Your independent source for Harvard news since 1898 | SUBSCRIBE

Your independent source for Harvard news since 1898

Montage | Open Book

An Empiricist on Art

March-April 2019

Illustration by Matt Chinworth


Illustration by Matt Chinworth

Prisoners rehearse and perform The Tempest behind walls. People reportedly queued on the New York docks in 1841 awaiting the ship bearing the final chapter of Dickens’s The Old Curiosity Shop to find out Little Nell’s fate. A granddaughter churns out “abstract impressionist” paintings. What do these examples—arrayed by Boston College psychology professor Ellen Winner ’69, Ph.D. ’78, RI ’99—have in common, and how do they function? Those are the subjects of her simply, but provocatively, titled How Art Works: A Psychological Exploration (Oxford, $29.95). It moves beyond philosophy and aesthetics to social science, to “unpack what art does to us—how we experience art.” Continuing beyond her introductory list:

 

These strange behaviors we call art are as old as humans. As early as Homo sapiens, and long before there was science, there was art. Archeologists have found ochre clay incised with decoration from 99,000 years ago, musical instruments from over 35,000 years ago, and masterful figurative paintings on the Chauvet cave walls from 30,000 years ago. There has never been a culture without one or more forms of art—though not all cultures have had a word for art. Anthropologist Claude Lévi-Strauss placed art above science, describing the work of the painter, poet, and composer as well as the myths and symbols of primitive humans as “if not as a superior form of knowledge, at any rate as the most fundamental form of knowledge, and the only one that we all have in common; knowledge in the scientific sense is merely the sharpened edge of this other knowledge.” In modern, literate societies, there is no end to wondering about “art” and “the arts.” What makes something art? Do two-year-old Olivia’s paintings count? If I say that Harry Potter is a greater novel than War and Peace, is this just a subjective opinion, or could I be proven wrong? Are the primitive-looking paintings of Jean-Michel Basquiat that sell for millions something any child could have made? If a revered painting turns out to be a forgery, does it become less good? Does the sorrow we feel when we read about the death of Little Nell have the same quality as the sorrow we feel when someone we know dies? Did reading about Little Nell make us better, more empathetic people? Do we make our children smarter by enrolling them in music lessons?…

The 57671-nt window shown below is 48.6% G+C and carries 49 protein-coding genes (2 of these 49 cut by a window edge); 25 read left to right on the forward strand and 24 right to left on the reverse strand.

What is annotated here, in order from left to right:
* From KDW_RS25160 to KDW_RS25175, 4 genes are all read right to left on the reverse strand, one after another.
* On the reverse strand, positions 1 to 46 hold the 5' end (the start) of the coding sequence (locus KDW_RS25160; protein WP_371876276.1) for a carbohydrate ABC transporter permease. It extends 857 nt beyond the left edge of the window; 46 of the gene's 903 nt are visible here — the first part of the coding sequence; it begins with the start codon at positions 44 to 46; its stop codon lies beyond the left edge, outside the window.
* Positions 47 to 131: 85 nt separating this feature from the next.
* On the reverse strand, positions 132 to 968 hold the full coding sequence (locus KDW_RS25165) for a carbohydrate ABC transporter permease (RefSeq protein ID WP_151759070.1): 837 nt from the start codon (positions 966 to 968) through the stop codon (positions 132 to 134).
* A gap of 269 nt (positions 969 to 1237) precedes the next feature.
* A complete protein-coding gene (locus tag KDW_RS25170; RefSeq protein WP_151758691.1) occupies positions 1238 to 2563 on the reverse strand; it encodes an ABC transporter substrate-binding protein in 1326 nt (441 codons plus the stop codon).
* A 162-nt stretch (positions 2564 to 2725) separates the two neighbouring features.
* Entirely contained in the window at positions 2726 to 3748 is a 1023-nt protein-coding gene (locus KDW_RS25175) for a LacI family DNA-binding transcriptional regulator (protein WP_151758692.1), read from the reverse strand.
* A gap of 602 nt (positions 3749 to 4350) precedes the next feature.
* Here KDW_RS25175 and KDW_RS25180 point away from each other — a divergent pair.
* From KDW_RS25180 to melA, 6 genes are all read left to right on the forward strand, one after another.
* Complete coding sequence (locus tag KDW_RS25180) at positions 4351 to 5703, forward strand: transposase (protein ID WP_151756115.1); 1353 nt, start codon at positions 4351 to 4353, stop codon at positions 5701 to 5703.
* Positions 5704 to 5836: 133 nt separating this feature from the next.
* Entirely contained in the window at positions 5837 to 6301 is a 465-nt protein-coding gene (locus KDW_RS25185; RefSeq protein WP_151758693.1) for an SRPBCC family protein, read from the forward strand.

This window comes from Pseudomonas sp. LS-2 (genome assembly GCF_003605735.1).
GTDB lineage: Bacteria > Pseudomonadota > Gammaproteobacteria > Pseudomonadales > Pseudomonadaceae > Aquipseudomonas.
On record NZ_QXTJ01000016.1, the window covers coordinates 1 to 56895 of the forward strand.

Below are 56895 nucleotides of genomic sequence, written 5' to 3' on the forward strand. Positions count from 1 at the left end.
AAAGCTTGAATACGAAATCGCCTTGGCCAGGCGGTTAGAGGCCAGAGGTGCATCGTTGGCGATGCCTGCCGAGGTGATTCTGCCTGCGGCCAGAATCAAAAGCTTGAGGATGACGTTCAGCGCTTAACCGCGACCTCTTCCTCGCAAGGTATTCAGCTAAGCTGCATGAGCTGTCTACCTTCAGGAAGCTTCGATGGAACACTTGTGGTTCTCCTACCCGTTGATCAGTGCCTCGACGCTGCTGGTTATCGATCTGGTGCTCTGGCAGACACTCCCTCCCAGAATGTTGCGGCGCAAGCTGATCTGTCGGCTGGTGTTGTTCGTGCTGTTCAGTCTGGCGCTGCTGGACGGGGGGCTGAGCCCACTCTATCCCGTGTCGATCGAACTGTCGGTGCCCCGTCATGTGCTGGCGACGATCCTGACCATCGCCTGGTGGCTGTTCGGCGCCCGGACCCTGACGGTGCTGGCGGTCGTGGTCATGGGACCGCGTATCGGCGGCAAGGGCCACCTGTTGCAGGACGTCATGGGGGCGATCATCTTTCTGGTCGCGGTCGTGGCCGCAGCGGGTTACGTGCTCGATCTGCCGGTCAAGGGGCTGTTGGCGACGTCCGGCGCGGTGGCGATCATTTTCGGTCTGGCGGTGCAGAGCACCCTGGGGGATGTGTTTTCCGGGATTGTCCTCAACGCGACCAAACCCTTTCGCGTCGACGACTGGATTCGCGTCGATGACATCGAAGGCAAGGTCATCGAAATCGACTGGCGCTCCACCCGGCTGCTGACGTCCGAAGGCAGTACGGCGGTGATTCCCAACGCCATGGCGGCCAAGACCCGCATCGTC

Over the centuries, philosophers have tried (and failed) to define art. Psychologists (perhaps wisely) ask a somewhat different question: not “what is it,” but rather what do people think it is. And this is an empirical question.

You Might Also Like:

Photograph of a mathematician's blackboard, from the book Do Not Erase

Ana Balibanu’s chalkboard, like the others in Do Not Erase, provides a glimpse into the mathematical mind at work.

Photograph by Jessica Wynne

Off the Shelf

Composite illustration of African American poets Phillis Wheatley, Melvin B. Tolson, Dudley Randall, Gwendolyn Brooks, Yusef Komunyakaa, Paul Laurence Dunbar

Left to right: Phillis Wheatley, Melvin B. Tolson, Dudley Randall, Gwendolyn Brooks, Yusef Komunyakaa, Paul Laurence Dunbar. In the background: On Virtue, written in 1766 by Phillis Wheatley

Photomontage illustration by Niko Yaitanes

Critique and Joy

The painting, "Overseers in the Field #1" (2007), informed by Winfred Rembert

Click on white arrow to see full image
Overseers in the Field #1
(2007), informed by Winfred Rembert’s life

© 2021 Estate of Winfred Rembert / Artists Rights Society (ARS), New York.

Open Book: Hiding in a Tick Mattress

You Might Also Like:

Photograph of a mathematician's blackboard, from the book Do Not Erase

Ana Balibanu’s chalkboard, like the others in Do Not Erase, provides a glimpse into the mathematical mind at work.

Photograph by Jessica Wynne

Off the Shelf

Composite illustration of African American poets Phillis Wheatley, Melvin B. Tolson, Dudley Randall, Gwendolyn Brooks, Yusef Komunyakaa, Paul Laurence Dunbar

Left to right: Phillis Wheatley, Melvin B. Tolson, Dudley Randall, Gwendolyn Brooks, Yusef Komunyakaa, Paul Laurence Dunbar. In the background: On Virtue, written in 1766 by Phillis Wheatley

Photomontage illustration by Niko Yaitanes

Critique and Joy

The painting, "Overseers in the Field #1" (2007), informed by Winfred Rembert

Click on white arrow to see full image
Overseers in the Field #1
(2007), informed by Winfred Rembert’s life

© 2021 Estate of Winfred Rembert / Artists Rights Society (ARS), New York.

Open Book: Hiding in a Tick Mattress